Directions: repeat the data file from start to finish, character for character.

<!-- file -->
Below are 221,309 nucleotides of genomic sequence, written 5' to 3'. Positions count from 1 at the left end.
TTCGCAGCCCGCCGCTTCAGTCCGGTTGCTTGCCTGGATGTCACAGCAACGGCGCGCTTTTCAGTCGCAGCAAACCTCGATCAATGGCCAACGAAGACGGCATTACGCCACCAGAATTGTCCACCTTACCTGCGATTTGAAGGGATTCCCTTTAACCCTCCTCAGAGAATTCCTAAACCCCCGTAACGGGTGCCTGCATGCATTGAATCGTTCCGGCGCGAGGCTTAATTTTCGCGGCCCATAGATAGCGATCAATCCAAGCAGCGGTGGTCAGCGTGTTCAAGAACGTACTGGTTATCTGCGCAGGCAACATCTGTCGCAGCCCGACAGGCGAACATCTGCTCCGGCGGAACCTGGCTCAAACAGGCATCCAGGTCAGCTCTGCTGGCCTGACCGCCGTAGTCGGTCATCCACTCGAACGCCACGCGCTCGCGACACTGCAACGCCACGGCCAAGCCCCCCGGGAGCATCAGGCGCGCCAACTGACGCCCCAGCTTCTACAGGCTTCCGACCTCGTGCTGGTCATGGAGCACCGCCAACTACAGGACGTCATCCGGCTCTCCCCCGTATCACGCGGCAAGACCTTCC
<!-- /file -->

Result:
Below are 221,309 nucleotides of genomic sequence, written 5' to 3'. Positions count from 1 at the left end.
TTCGCAGCCCGCCGCTTCAGTCCGGTTGCTTGCCTGGATGTCACAGCAACGGCGCGCTTTTCAGTCGCAGCAAACCTCGATCAATGGCCAACGAAGACGGCATTACGCCACCAGAATTGTCCACCTTACCTGCGATTTGAAGGGATTCCCTTTAACCCTCCTCAGAGAATTCCTAAACCCCCGTAACGGGTGCCTGCATGCATTGAATCGTTCCGGCGCGAGGCTTAATTTTCGCGGCCCATAGATAGCGATCAATCCAAGCAGCGGTGGTCAGCGTGTTCAAGAACGTACTGGTTATCTGCGCAGGCAACATCTGTCGCAGCCCGACAGGCGAACATCTGCTCCGGCGGAACCTGGCTCAAACAGGCATCCAGGTCAGCTCTGCTGGCCTGACCGCCGTAGTCGGTCATCCACTCGAACGCCACGCGCTCGCGACACTGCAACGCCACGGCCAAGCCCCCCGGGAGCATCAGGCGCGCCAACTGACGCCCCAGCTTCTACAGGCTTCCGACCTCGTGCTGGTCATGGAGCACCGCCAACTACAGGACGTCATCCGGCTCTCCCCCGTATCACGCGGCAAGACCTTCC